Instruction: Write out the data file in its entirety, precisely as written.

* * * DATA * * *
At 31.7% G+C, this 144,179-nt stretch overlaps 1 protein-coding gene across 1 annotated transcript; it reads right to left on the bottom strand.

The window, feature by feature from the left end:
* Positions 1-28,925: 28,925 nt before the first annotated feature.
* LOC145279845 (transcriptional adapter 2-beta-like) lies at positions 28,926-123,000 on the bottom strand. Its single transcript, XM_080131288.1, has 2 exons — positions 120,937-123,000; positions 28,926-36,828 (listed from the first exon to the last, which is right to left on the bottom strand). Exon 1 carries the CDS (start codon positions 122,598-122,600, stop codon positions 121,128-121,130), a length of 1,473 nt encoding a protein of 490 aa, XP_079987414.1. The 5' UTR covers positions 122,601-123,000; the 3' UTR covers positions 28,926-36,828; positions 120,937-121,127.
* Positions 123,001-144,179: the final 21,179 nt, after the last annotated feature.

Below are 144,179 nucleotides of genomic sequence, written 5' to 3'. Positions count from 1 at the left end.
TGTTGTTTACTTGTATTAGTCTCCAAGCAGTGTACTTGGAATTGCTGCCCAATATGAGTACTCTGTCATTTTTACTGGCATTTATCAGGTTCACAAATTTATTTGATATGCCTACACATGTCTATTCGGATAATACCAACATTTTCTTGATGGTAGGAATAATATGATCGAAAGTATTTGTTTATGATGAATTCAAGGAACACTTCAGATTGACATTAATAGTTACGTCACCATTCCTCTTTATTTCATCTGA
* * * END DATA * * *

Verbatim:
At 31.7% G+C, this 144,179-nt stretch overlaps 1 protein-coding gene across 1 annotated transcript; it reads right to left on the bottom strand.

The window, feature by feature from the left end:
* Positions 1-28,925: 28,925 nt before the first annotated feature.
* LOC145279845 (transcriptional adapter 2-beta-like) lies at positions 28,926-123,000 on the bottom strand. Its single transcript, XM_080131288.1, has 2 exons — positions 120,937-123,000; positions 28,926-36,828 (listed from the first exon to the last, which is right to left on the bottom strand). Exon 1 carries the CDS (start codon positions 122,598-122,600, stop codon positions 121,128-121,130), a length of 1,473 nt encoding a protein of 490 aa, XP_079987414.1. The 5' UTR covers positions 122,601-123,000; the 3' UTR covers positions 28,926-36,828; positions 120,937-121,127.
* Positions 123,001-144,179: the final 21,179 nt, after the last annotated feature.

Below are 144,179 nucleotides of genomic sequence, written 5' to 3'. Positions count from 1 at the left end.
TGTTGTTTACTTGTATTAGTCTCCAAGCAGTGTACTTGGAATTGCTGCCCAATATGAGTACTCTGTCATTTTTACTGGCATTTATCAGGTTCACAAATTTATTTGATATGCCTACACATGTCTATTCGGATAATACCAACATTTTCTTGATGGTAGGAATAATATGATCGAAAGTATTTGTTTATGATGAATTCAAGGAACACTTCAGATTGACATTAATAGTTACGTCACCATTCCTCTTTATTTCATCTGA